Sunday, April 16, 2017

How Does JDRF Decide What Research To Fund?


I've always been interested in how JDRF decides what research to fund. So I was lucky that while attending the recent Bay Area Diabetes Summit  [d1] I attended a talk by Dr. Aaron Kowalski the Chief Mission Officer of JDRF [d2].  After the talk, I was able to ask him how JDRF made those decisions. He did his best, in the few minutes we had, to describe the process too me.  Later on, we followed up with a phone call, which allowed him to answer more detailed questions about the process. This blog is my summary of the process.  As always, any mistakes in this blog posting are mine alone.

Who Is Involved

There are three main groups of people involved in deciding who JDRF will fund:
  • The Research Staff:  This is a group of about 15-20 JDRF employees, most of whom are Ph.Ds, or have other degrees in medicine or science.
  • The Research Committee: More than half of this committee is made up of members of JDRF Board of Directors.  The remaining members bring specific skills and experiences to the table.   There are 13 people on this committee, and they all have close connections to the world of type-1 diabetes: 11 have one or more children with type-1 diabetes, 2 have type-1 themselves, and 2 have spouses with type-1 diabetes.  The total is more than 13 because 2 people fall into more than one category.  Full list is below [d3].  
  • The Board of Directors: More formally, the International Board of Directors.  This group is listed here: http://www.jdrf.org/about/leadership/#board-of-directors.  This is the governing board of JDRF, and is also overwhelming composed of people directly impacted by type-1 diabetes (people with the disease, parents of people with the disease, spouses, grandparents, etc.)
Allocation Funds: Priority, Strategy, Budget

JDRF's research staff makes proposals to the Board of Directors about how to allocate research money and if specific areas of research should be funded or not.  The Board of Directors makes the final decisions about what areas should be funded, and how money should be allocated between areas.  For the last few years, money has been allocated into six basic areas, and the division between these areas is done by the Board: Restoration, Beta Cell Replacement, Artificial Pancreas, Glucose Control, Prevention, and Complications [d4].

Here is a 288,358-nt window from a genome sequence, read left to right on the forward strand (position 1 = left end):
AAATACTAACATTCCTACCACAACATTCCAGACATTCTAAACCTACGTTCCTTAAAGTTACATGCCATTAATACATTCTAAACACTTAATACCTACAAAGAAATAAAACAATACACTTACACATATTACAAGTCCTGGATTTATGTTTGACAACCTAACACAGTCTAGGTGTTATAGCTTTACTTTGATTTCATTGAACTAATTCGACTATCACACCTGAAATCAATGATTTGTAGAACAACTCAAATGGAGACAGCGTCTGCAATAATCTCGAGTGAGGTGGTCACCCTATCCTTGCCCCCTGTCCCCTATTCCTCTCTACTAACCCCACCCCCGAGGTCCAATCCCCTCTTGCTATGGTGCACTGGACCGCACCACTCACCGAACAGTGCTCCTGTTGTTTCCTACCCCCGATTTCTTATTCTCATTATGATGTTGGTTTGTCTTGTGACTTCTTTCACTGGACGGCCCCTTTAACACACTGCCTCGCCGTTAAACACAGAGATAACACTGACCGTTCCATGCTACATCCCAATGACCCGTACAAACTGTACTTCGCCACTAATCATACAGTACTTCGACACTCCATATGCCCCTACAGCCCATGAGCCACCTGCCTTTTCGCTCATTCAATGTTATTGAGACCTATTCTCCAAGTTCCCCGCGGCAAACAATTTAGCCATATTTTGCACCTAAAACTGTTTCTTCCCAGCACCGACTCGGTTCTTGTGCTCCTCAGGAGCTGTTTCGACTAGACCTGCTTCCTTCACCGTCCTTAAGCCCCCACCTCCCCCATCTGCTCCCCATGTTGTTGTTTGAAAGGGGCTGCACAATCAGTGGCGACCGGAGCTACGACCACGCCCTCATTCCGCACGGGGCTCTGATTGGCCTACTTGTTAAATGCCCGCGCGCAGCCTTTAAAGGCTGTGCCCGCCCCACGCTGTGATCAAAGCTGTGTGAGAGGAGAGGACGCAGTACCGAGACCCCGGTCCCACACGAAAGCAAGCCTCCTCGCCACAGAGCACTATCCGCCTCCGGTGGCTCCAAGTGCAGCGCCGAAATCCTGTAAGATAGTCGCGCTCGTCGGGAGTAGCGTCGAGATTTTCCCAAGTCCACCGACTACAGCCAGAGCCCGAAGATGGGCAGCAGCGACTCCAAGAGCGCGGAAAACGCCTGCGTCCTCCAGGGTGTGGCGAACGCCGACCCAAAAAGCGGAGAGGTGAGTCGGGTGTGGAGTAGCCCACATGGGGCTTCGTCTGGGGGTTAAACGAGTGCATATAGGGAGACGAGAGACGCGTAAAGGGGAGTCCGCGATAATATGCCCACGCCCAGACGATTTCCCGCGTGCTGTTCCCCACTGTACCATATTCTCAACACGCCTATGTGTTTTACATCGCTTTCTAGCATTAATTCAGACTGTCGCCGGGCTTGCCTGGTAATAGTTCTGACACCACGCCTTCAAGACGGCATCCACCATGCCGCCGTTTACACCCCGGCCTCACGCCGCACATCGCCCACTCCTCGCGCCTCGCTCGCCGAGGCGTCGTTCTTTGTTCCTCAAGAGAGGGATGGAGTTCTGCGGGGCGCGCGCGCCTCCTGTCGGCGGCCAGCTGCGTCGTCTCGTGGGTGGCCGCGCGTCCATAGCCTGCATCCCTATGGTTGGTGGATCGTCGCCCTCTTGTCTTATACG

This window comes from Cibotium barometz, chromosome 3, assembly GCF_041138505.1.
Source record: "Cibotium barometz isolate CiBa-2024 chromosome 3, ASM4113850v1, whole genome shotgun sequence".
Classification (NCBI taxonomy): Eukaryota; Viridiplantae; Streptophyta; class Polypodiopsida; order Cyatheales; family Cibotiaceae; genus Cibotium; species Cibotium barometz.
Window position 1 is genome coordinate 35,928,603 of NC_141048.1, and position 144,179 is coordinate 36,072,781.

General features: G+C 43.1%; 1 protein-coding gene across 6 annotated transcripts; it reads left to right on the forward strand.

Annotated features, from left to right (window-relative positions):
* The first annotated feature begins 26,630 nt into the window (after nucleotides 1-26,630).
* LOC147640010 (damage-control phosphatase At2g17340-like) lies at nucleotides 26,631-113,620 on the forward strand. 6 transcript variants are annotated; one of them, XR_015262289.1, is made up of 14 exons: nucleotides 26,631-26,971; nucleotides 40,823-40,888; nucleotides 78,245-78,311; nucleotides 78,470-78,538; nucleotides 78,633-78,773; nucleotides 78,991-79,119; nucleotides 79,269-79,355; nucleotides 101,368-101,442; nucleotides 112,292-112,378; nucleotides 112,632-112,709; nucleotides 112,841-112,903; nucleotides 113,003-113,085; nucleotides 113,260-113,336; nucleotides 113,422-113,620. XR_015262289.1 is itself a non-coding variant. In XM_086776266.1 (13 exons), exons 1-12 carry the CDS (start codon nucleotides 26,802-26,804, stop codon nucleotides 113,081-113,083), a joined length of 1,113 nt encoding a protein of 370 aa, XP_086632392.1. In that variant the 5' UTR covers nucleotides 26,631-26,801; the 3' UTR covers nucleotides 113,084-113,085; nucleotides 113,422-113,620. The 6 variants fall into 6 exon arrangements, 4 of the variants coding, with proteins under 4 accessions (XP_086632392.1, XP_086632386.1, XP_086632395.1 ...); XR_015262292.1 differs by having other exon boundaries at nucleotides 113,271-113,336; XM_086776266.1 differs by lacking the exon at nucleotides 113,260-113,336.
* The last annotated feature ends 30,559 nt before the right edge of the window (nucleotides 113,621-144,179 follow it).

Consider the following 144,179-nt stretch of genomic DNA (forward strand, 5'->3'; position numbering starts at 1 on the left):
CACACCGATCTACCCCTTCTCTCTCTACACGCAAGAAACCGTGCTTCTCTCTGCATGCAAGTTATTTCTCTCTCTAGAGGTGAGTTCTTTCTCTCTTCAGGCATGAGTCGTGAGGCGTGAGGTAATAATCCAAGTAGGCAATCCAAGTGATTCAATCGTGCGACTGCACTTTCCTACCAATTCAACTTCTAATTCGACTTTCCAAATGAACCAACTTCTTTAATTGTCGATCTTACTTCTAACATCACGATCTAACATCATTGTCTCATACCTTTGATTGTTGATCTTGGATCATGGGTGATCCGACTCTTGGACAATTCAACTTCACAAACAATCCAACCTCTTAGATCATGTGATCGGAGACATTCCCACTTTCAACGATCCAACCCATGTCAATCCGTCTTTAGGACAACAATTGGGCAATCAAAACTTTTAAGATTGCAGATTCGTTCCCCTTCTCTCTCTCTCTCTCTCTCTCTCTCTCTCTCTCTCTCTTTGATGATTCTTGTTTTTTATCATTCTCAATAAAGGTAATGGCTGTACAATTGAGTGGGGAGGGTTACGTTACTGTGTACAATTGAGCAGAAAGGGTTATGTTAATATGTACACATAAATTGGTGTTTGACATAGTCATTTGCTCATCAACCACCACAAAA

For each year, the Board of Directors makes decisions about JDRF's priorities, strategy, and overall budget.  These decisions help guide the Research Staff throughout the year.  Also, as described below, the Board is sometimes asked about specific research when it is significantly different from what JDRF has funded in the past.

You can read more about JDRF's 2017 research priorities here:
http://grantcenter.jdrf.org/information-for-applicants/research-priority-areas/
But the seven priorities are:
  • Beta Cell Replacement
  • Beta Cell Regeneration and Survival
  • Beta Cell Autoantigen-Specific Immune Therapies
  • Prevention of Type 1 Diabetes
  • Artificial Pancreas Device Systems
  • Glucose Modulating Agents
  • Diabetic Kidney and Eye Complications Therapies
But I encourage you to read the whole document, because it includes a high level vision statement, but also more specific goals in each area for 2017.

Specific Research

There are two "paths" that individual research proposals can follow in order to get approval, which I will call the "normal path" and the "unusual path".

The normal path goes as follows:
  1. The researcher submits a summary of the research they want to do.  This is not a detailed proposal, but an overview.
  2. JDRF's research staff reviews this summary focusing on if it fits in with JDRF's priorities, strategies, and budget.  If it does, they ask the researcher for a detailed proposal.
  3. The researcher then submits the detailed proposal.  This contains all the details of what will be done, where it will be done, who will do it, how long it will take, how much money is needed, why it is important, and how it can push forward the goals of JDRF.
  4. The detailed proposal is then reviewed both internally and externally.  The internal review is done by JDRF's research staff.  The external review is done by multiple researchers who work in the field, but are not involved in this specific research.  There are usually three such reviewers and they sign non-conflict of interest statements.